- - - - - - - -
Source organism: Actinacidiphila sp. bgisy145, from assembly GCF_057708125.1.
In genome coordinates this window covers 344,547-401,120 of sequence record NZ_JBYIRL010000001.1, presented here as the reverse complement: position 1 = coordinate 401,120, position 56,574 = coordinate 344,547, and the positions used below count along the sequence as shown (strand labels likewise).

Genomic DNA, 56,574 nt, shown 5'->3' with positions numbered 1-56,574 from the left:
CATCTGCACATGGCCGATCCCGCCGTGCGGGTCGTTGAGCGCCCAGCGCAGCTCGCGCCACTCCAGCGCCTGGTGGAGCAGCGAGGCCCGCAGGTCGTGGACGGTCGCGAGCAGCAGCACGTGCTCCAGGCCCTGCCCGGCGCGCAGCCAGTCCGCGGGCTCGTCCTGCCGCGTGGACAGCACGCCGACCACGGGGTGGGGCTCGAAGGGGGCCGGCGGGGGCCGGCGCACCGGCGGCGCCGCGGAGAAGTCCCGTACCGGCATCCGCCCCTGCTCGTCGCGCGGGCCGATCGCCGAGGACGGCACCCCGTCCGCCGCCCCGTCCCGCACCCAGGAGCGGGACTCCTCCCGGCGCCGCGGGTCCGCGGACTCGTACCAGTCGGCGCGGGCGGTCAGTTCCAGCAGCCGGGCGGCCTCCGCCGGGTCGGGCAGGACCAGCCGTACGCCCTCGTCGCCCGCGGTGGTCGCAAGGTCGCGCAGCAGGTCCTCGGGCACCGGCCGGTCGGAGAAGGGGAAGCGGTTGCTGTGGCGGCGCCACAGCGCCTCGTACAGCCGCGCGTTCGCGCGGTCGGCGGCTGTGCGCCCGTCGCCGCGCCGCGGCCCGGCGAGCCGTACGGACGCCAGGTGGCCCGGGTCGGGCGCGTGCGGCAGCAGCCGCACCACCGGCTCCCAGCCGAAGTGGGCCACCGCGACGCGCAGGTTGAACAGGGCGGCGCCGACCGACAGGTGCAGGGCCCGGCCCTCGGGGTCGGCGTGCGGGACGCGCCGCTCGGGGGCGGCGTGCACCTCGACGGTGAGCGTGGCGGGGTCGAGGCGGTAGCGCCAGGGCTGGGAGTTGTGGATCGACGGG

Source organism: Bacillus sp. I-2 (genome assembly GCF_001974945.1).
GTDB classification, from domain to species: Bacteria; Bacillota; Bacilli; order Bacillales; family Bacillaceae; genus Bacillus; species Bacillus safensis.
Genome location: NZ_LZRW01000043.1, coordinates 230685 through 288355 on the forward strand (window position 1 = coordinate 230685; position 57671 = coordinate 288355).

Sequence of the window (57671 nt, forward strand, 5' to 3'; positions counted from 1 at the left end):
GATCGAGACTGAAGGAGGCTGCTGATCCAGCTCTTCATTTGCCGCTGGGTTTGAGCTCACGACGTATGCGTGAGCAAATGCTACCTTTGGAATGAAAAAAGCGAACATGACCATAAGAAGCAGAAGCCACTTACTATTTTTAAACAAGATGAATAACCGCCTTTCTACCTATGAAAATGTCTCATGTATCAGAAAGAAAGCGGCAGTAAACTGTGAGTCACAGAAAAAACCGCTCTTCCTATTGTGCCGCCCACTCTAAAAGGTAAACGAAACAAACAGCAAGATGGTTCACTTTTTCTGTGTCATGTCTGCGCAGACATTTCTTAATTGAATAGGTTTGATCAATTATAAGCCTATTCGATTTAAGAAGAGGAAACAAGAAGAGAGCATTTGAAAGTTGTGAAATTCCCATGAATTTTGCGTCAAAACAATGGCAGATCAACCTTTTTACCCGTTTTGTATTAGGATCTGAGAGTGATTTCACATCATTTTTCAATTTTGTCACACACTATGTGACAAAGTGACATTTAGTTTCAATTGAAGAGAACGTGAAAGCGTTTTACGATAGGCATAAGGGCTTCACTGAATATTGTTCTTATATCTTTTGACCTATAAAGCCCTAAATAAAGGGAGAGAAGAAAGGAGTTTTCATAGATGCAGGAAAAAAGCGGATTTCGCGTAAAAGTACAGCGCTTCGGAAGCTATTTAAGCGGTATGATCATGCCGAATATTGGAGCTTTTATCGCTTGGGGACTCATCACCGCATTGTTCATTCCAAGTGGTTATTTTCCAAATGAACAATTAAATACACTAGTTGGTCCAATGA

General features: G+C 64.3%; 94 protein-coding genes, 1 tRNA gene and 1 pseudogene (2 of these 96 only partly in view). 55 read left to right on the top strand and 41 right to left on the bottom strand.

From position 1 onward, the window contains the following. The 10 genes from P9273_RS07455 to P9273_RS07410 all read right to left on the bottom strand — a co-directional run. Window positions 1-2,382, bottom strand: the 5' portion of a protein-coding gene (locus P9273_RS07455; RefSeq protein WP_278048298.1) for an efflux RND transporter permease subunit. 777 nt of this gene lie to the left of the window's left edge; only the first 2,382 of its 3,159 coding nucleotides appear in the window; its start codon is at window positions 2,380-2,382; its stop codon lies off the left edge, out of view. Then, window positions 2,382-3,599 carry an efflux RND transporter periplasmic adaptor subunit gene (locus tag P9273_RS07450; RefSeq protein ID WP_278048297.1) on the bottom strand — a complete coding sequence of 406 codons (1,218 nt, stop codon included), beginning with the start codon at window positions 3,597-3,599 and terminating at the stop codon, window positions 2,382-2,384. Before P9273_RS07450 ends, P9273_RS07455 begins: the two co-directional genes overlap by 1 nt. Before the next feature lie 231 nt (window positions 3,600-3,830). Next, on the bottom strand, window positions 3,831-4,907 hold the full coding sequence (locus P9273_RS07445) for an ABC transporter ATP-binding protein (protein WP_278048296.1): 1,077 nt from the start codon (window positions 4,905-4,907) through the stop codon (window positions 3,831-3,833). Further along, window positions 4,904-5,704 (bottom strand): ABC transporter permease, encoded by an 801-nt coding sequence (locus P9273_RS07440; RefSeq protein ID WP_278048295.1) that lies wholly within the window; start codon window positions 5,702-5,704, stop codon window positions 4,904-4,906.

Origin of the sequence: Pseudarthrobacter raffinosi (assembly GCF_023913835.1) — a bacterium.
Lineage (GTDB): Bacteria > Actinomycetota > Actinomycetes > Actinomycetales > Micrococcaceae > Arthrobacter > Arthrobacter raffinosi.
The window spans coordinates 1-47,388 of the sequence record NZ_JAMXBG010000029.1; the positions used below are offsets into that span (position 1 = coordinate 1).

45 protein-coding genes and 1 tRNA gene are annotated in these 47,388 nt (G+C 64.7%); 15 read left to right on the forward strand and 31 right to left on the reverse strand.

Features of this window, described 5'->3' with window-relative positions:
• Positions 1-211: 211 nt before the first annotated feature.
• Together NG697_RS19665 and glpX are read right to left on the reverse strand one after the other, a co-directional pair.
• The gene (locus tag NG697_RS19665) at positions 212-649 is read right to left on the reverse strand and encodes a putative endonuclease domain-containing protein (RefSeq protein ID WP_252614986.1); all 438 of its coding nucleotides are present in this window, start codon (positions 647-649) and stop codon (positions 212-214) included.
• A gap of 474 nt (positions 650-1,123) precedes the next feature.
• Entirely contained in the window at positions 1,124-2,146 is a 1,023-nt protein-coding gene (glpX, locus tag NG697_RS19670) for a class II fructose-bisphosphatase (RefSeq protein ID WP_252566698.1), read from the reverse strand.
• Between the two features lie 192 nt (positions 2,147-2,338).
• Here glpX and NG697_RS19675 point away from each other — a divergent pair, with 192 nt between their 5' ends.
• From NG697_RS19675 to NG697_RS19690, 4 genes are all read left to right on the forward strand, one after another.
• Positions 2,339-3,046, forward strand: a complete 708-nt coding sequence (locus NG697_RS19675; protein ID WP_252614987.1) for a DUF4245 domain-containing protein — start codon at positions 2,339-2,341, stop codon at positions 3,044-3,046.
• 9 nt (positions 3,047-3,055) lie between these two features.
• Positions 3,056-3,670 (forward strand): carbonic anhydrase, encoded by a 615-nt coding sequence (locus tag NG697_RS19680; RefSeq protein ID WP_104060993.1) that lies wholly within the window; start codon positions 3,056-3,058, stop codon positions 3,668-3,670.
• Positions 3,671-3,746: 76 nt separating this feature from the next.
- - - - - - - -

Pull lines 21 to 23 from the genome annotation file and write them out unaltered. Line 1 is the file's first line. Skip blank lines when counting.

• Entirely contained in the window at positions 1,124-2,146 is a 1,023-nt protein-coding gene (glpX, locus tag NG697_RS19670) for a class II fructose-bisphosphatase (RefSeq protein ID WP_252566698.1), read from the reverse strand.
• Between the two features lie 192 nt (positions 2,147-2,338).
• Here glpX and NG697_RS19675 point away from each other — a divergent pair, with 192 nt between their 5' ends.